How to Win in 2014
Stop Obama, promote the farm team.
Mar 4, 2013, Vol. 18, No. 24 • By JAY COST
Nearly four months after the election, most everybody seems to agree that something is amiss with the GOP. This consensus has provoked a stream of free advice for how Republicans can get back on their feet. Some of it is constructive and helpful. For instance, commentators like Jim Pethokoukis of the American Enterprise Institute, Peter Wehner of the Ethics and Public Policy Center, and Michael Gerson of the Washington Post have persuasively argued in various ways about why and how the Republican party needs to update its policy offerings. But much of the “advice” amounts to a victory lap by liberal Democrats and their friends in the media, many of whom seem to think that a successful Republican party would be one that closely resembles the Democrats.
Helpful political advice should first of all be practical, taking into account what can and cannot be done. What, for instance, can the Republican party accomplish between now and the next election? To do that, we should first take a political inventory, to see where the GOP stands. On the plus side of the ledger, we have the party’s strength in the states. Republicans control 30 governorships, including in key swing states like Florida, Ohio, and Pennsylvania. What’s more, the GOP holds a majority of state legislative seats, roughly 52 percent nationwide. All told, Republicans have unified control of 25 states, with 53 percent of the nation’s population. Compare that with the Democrats, who control 13 states with 30 percent of the American public.
Republicans also control the House of Representatives and retain enough seats to filibuster in the Senate. Not only that, but the 234 House Republicans still constitute a larger caucus than at any point during the Republican “revolution” of the mid-1990s. While this number is down from 2010, the last two cycles have produced the strongest GOP House majority since the Great Depression.
Finally, the Republican coalition is reasonably united. Naturally, there are fissures—notably, the divide between the so-called establishment wing of the party and the Tea Party “opposition.” Nevertheless, historical perspective is appropriate here. While the media like to play up today’s divisions, the party remains generally united around a set of policy goals—tax reform and sensible deregulation to jump-start the economy, entitlement reform to solve the debt crisis, the expansion of domestic energy production, and so on. One could not say the same of the Republicans after Franklin Roosevelt’s reelection in 1936 or Lyndon Johnson’s in 1964.
What about the liabilities the party faces? Most obviously, the GOP failed to win the top prize in 2012. A lot of the talk about the divided nature of today’s GOP is an artifact of its failure to win the White House. The American political system—with its separation across three branches of the national government, and then across states and localities—disperses power far and wide, intentionally creating a problem of collective action. One of the biggest jobs of the modern president is to guide the vast, diverse machinery of the government to realize the public good.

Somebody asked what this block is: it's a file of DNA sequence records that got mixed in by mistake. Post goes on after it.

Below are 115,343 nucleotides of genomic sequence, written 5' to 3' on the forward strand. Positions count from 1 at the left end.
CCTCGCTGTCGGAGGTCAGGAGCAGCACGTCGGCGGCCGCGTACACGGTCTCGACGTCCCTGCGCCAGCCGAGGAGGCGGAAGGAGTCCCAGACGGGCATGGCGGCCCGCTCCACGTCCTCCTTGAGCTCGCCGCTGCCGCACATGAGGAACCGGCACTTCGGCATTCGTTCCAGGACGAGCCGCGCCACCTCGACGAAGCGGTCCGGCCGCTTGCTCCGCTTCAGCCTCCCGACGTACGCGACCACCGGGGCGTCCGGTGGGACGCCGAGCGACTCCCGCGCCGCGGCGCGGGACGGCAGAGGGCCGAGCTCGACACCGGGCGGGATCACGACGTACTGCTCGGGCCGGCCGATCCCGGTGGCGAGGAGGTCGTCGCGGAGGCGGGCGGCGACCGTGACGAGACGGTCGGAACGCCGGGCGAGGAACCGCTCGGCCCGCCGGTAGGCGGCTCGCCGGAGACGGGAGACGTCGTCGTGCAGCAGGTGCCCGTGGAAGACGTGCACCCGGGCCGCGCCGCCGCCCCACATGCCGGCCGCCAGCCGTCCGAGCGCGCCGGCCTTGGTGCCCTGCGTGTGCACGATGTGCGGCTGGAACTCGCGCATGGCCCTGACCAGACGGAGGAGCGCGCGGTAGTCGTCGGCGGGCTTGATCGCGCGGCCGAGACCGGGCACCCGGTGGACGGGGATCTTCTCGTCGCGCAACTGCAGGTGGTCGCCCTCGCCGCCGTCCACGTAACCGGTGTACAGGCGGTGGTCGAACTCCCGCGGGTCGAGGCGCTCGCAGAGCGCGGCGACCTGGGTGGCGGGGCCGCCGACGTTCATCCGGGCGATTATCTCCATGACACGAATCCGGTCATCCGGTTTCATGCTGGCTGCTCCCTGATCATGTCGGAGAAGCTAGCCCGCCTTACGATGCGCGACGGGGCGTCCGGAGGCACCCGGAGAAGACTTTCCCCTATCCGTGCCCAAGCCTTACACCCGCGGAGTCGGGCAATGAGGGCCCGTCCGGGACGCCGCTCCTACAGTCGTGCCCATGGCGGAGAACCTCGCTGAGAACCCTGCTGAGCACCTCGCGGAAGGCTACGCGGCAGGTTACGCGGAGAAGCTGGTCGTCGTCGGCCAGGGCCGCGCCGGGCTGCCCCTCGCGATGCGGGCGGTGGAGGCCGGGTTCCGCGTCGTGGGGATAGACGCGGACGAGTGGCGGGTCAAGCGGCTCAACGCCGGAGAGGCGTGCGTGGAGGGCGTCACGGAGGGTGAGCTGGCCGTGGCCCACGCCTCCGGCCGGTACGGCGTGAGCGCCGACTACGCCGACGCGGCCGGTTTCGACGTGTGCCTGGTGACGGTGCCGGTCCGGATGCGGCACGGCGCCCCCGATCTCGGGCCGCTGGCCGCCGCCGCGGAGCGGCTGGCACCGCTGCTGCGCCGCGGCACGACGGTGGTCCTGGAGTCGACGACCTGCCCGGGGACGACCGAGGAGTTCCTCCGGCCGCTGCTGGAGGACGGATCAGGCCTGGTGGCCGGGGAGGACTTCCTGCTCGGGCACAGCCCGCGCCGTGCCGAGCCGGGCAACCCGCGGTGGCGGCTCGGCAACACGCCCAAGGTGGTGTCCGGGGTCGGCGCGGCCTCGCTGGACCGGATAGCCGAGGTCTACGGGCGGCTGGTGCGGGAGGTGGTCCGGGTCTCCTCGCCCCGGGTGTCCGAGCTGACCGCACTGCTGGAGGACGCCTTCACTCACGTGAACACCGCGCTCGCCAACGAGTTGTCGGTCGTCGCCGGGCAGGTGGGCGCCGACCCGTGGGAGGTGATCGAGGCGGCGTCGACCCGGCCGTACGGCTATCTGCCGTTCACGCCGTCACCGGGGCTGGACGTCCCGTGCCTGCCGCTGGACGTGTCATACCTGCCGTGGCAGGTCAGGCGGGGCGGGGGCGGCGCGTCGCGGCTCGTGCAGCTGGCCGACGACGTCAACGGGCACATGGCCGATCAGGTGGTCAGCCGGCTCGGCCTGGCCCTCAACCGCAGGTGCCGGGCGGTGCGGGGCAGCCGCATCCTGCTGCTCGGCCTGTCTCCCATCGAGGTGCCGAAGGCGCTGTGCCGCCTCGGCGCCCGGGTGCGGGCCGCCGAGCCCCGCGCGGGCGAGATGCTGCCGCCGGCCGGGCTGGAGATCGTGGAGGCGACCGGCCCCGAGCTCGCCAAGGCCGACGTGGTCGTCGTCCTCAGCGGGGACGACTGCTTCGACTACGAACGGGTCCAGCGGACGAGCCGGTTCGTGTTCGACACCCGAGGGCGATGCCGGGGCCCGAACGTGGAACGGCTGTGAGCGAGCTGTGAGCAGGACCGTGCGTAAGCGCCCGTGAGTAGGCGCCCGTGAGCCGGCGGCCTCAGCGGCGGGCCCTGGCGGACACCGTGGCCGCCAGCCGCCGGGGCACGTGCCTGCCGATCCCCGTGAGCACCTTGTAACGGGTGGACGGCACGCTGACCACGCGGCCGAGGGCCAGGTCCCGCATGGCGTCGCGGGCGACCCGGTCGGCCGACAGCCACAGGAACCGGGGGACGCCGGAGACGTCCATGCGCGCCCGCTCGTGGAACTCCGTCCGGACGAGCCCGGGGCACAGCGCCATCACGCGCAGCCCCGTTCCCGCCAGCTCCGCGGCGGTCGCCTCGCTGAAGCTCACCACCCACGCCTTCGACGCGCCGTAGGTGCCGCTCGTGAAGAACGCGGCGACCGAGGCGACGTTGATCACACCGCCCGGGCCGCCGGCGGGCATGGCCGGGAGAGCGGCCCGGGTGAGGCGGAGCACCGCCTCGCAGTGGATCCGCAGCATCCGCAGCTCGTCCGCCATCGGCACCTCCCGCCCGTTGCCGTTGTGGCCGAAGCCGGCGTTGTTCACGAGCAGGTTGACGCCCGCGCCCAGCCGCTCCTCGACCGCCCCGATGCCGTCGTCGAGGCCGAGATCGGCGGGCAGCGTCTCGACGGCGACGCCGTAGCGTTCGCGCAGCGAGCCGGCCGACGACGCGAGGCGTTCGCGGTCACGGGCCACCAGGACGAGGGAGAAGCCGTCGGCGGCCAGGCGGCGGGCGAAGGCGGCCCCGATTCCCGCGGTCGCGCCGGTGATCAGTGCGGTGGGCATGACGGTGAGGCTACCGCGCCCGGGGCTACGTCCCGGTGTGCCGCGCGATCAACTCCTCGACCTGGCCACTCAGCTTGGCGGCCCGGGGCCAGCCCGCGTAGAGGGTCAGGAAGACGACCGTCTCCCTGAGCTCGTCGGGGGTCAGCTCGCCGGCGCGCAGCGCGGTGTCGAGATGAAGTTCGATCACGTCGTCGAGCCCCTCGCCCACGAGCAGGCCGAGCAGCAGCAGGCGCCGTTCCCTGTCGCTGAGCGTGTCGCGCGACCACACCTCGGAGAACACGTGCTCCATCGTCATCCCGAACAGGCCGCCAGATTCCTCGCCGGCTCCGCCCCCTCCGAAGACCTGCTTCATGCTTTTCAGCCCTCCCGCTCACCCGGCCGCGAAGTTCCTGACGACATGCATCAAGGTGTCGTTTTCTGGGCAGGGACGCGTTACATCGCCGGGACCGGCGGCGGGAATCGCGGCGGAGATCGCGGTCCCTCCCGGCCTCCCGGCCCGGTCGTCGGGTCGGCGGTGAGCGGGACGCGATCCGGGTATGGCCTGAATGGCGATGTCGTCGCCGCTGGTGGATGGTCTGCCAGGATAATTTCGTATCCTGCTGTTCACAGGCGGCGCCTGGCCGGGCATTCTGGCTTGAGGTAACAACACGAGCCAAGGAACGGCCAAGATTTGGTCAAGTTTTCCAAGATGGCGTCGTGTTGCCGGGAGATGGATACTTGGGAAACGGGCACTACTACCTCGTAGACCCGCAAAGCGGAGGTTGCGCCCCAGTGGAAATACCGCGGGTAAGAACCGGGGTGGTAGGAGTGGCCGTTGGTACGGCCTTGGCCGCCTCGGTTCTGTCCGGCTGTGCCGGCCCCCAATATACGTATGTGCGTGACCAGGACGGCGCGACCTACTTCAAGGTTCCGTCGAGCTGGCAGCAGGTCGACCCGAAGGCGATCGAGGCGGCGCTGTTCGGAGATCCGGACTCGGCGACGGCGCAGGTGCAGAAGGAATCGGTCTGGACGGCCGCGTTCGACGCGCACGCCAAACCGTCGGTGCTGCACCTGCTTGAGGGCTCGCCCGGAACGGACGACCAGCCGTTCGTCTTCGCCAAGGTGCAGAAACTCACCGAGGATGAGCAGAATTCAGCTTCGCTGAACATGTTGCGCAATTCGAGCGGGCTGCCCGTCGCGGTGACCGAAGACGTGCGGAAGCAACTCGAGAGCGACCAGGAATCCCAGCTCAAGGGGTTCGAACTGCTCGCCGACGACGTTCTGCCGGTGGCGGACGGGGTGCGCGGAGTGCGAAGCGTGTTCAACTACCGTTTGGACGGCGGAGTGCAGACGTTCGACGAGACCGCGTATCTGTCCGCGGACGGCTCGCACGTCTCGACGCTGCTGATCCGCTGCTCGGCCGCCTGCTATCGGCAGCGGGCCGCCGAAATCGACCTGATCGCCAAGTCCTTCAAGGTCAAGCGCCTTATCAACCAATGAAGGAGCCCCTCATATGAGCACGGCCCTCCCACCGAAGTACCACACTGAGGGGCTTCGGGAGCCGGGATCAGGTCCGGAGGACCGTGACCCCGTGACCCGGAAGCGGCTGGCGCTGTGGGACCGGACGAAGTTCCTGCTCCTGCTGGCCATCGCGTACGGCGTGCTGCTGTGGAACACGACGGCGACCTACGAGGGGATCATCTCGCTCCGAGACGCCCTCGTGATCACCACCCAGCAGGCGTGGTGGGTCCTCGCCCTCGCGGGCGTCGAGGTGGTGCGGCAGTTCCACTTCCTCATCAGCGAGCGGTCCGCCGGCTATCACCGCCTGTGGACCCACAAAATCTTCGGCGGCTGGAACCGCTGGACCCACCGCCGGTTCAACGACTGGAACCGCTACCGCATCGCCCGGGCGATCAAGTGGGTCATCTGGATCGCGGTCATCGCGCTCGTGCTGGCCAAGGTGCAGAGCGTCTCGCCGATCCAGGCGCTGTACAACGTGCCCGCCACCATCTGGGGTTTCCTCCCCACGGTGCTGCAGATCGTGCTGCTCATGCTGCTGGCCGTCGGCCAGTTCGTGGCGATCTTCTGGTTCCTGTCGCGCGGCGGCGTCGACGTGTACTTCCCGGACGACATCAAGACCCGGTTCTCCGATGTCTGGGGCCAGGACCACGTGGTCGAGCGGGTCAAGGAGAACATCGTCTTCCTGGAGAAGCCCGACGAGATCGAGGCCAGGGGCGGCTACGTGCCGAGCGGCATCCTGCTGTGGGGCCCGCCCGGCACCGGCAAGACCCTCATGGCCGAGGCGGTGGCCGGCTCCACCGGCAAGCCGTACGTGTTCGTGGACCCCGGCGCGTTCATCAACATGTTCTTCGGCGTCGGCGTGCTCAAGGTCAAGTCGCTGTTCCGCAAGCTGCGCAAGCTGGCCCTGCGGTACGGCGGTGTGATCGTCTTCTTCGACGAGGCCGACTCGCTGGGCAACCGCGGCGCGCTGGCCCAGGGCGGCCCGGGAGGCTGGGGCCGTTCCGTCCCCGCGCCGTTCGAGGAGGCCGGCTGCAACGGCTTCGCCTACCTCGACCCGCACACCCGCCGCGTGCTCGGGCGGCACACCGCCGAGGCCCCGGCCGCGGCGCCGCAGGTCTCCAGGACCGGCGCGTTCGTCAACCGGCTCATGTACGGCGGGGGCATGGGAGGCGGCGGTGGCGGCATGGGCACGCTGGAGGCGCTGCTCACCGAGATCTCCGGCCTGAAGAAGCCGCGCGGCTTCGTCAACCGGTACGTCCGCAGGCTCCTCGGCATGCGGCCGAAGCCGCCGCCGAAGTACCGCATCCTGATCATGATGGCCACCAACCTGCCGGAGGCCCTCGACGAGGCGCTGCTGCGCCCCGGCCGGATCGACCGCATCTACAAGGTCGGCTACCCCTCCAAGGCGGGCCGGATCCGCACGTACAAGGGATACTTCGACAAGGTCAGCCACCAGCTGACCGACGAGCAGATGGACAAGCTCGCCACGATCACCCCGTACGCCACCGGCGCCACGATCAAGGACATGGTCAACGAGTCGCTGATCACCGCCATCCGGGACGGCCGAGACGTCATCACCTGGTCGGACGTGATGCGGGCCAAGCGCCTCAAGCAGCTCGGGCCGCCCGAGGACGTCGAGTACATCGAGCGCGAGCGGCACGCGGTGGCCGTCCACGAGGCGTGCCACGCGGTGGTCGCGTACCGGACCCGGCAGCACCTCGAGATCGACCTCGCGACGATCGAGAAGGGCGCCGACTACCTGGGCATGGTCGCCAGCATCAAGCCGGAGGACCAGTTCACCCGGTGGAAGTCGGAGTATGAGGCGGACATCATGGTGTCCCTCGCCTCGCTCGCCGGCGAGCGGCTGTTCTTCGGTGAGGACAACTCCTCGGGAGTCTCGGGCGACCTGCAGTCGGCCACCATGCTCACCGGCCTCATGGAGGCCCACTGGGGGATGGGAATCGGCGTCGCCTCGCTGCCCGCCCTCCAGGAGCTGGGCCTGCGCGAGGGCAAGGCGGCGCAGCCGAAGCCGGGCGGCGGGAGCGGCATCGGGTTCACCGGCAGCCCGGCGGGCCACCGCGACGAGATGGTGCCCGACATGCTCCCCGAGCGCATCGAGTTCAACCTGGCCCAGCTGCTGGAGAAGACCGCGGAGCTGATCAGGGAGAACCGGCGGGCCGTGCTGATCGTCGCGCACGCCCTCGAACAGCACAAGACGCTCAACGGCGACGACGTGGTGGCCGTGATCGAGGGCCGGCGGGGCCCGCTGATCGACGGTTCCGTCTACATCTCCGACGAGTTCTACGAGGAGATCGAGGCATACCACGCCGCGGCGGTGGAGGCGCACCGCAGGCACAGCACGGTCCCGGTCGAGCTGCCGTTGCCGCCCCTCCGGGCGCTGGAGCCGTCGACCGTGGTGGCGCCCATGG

Because political parties seek to control this vast apparatus, they ultimately mimic its design. This means that American parties are also disorganized and clunky. When a party does not control the White House, it is largely incapable of achieving collective goals because no one person or group is “in charge.” Today, no single Republican—not House speaker John Boehner, not Senate minority leader Mitch McConnell, not party chairman Reince Preibus, or anyone else—has the power to induce the various factions within the party to cooperate. And, so long as the Republican party does not control the White House, nobody will. This means that there are limits to the kinds of reform the Republican party can undertake. This is not a problem unique to the 2013 GOP, but one that has saddled all minority parties in the modern era.
Another liability is President Barack Obama himself. He is not a good partner for constructive governance, even in areas where there might be agreement. The current battle over sequestration is a perfect illustration of the challenge Republicans face in dealing with Obama. The impasse boils down to the president’s demand for higher taxes to deal with the $1.2 trillion in deficit reduction that sequestration requires. However, when the deal was inked back in the summer of 2011, the two sides were both looking for $1.2 trillion in discretionary spending cuts. In other words, President Obama changed his bargaining demands.